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Wednesday, December 09, 2009

Communicate Your Organization's Goals - Or Else!

Here's a major wake-up call!

According to research commissioned by the UK's Department for Business, Innovation and Skills, only 24% of employees know their firm’s goals for 2010.

Other key findings:

  • 32% even doubted there was a plan for their business at all.
  • Only 27 per cent of people said they were fully prepared for the challenges they would face at work in the year ahead.

"This is just one example of how poor employee engagement can put the brakes on improved business performance. If leaders don't explain where the business is going and what it's seeking to achieve, how can people be motivated or know what they're meant to contribute? Clear goals are a key ingredient for achieving performance and productivity - but worryingly, this research suggests many employers haven't yet grasped this for 2010."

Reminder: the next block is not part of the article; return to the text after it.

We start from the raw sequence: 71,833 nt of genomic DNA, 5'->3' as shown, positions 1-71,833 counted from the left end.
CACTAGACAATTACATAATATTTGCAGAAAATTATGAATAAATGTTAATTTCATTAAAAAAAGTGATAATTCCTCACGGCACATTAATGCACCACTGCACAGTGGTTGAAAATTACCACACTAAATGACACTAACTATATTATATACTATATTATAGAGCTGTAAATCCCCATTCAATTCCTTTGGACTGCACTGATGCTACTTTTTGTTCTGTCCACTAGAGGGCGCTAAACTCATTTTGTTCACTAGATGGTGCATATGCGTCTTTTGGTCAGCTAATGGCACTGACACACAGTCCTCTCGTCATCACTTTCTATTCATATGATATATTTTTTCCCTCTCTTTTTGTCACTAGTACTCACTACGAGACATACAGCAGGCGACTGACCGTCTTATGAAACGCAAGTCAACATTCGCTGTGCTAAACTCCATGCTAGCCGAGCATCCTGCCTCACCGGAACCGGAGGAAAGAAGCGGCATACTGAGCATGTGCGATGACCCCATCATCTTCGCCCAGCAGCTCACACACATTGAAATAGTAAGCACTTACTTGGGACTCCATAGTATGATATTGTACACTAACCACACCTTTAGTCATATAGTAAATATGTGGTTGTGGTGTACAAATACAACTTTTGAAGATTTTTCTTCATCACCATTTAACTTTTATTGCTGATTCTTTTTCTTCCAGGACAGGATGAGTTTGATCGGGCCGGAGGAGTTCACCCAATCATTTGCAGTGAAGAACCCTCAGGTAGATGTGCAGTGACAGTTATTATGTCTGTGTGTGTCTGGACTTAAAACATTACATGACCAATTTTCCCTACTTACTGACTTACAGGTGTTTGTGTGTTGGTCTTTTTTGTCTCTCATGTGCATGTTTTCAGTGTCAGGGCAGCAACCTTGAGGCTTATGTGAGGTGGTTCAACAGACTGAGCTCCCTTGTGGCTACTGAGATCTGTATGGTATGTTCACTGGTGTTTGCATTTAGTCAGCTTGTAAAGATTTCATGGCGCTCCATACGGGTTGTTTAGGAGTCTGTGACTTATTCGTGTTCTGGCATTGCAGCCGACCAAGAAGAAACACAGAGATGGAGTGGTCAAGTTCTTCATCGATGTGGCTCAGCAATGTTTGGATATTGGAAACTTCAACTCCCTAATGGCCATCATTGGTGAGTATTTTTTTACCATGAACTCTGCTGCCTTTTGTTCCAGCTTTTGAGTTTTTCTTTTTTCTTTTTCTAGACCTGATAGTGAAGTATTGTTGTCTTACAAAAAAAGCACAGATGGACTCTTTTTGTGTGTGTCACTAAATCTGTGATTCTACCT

BOTTOMLINE: Here are some specific steps you can take now to ensure employees are engaged and ready to do their part for executing strategy in 2010.

  1. Renew your organization's mission, vision, shared values, strategic position, create a short list of vital few objectives, and put together a list of things to stop doing.
  2. Develop a strategic plan that outlines a short list of key initiatives that will drive activity toward meeting those objectives. Assign responsibility, key targets, outcomes and create measures to track progress.
  3. Communicate the results of #'s 1 and 2 to everyone in the organization - in multiple ways, on multiple occasions. (That means two-way communication, which includes listening.)
  4. Align the organization's resources (people, technologies, processes, policies, measures) to support these initiatives.
  5. Have each person in the organization develop an individual plan of activities for the quarter, which align with the key initiatives they're working on. Hold short status meetings with team leaders weekly to track progress, to identify areas of risk, and provide enough time for continual course correction.
  6. Measure results quarterly (not activity), review individual performance (and use 360 feedback surveys), survey stakeholders' satisfaction regularly, and review internal strengths, weakesses and external opportunities and threats.

(Want more specifics on how to accomplish these steps? Read Six Disciplines for Excellence.)

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